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In theory, water is supposed to kill all types of bugs because of how they breathe – they get their oxygen from their “skin”. But spraying hornets with water doesn’t seem to be taking the pest control world by storm. That’s because you’re missing one simple ingredient – soap.
Is using water really a good idea?
Generally, when you’re going to try to kill hornets with just plain water, it won’t end well for you.
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Water set in room temperature can destroy the hornets’ nest to some degree, but it doesn’t do much else. Not only will spraying hornets anger them and make them aggressively attack you, the survivors of this “water treatment” can just come back and build another nest.
You see, even though water can drown bugs, tiny doses don’t affect them. Hornets, like all insects, have waxy exoskeletons that repel water. This wax acts like an impenetrable shield against some forms of liquids. So when plain water is sprayed on hornets, it reacts like how it does when you pour droplets on top of a leaf. It forms into clumps and just slides off.
Hosing the bugs down isn’t a good idea either. This destroys the part of the house that the nest is attached to, and it also provokes the hornets to attack you even more.
In short, plain old water set in room temperature does little to stop hornets. However, if you manage to combine it with soap, you’ll get a very different result.
Soap allows water to kill hornets
Regular water is only useful as a treatment if it’s scalding hot or if it has soap in it.
According to Honey Bee Suite, soap can kill hornets and even other insects because it’s a surfactant. It’s a substance that lowers the surface tension between the water and anything it hits. So fundamentally, it’s a wetting agent that makes water a lot… well, wetter.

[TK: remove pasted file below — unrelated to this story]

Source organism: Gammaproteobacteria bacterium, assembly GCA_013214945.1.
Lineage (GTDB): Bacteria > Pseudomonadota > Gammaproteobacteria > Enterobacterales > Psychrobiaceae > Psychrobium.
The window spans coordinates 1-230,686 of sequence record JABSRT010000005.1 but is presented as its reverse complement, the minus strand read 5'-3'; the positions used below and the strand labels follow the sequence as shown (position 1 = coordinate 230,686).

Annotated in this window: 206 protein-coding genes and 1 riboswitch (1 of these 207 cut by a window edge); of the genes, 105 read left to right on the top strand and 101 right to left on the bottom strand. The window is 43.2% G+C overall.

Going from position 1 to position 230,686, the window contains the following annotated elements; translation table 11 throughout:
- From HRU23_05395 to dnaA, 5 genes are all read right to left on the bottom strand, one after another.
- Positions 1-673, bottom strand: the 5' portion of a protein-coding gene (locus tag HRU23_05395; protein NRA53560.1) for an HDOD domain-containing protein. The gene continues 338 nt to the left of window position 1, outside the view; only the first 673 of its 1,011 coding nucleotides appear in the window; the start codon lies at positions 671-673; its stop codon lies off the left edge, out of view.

We know how soap, specially dish soap, can get rid of greasy things in our kitchen. So when you combine it with water and spray it on hornets, it breaks down the resistance put up by the insects’ protective wax covering and allows water to enter inside their bodies, killing them slowly.
To see it up close, here’s a somewhat dramatic video of how water affects paper wasps, insects that are closely similar to hornets in their family tree.
How to Kill Hornets with Soapy Water
If you’d like to try the soapy water treatment, there are only two things that you have to keep in mind:
- Never approach nests without wearing a safety gear which is in this case, a beekeeper’s suit. Don’t take any chances. Hornets are more hostile than bees and other types of wasps, they can sting multiple times and will not hesitate to follow you.
- Dish soap or laundry work best since they’re formulated to get rid of oil. Remember that other soaps are oil-based, so they won’t do much to your hornet problem.
So what’s the lesson here? Always keep in mind that spraying hornets with water only works if soap is in the equation. And if you can’t use this method for some reason, there are plenty of other ones to try.
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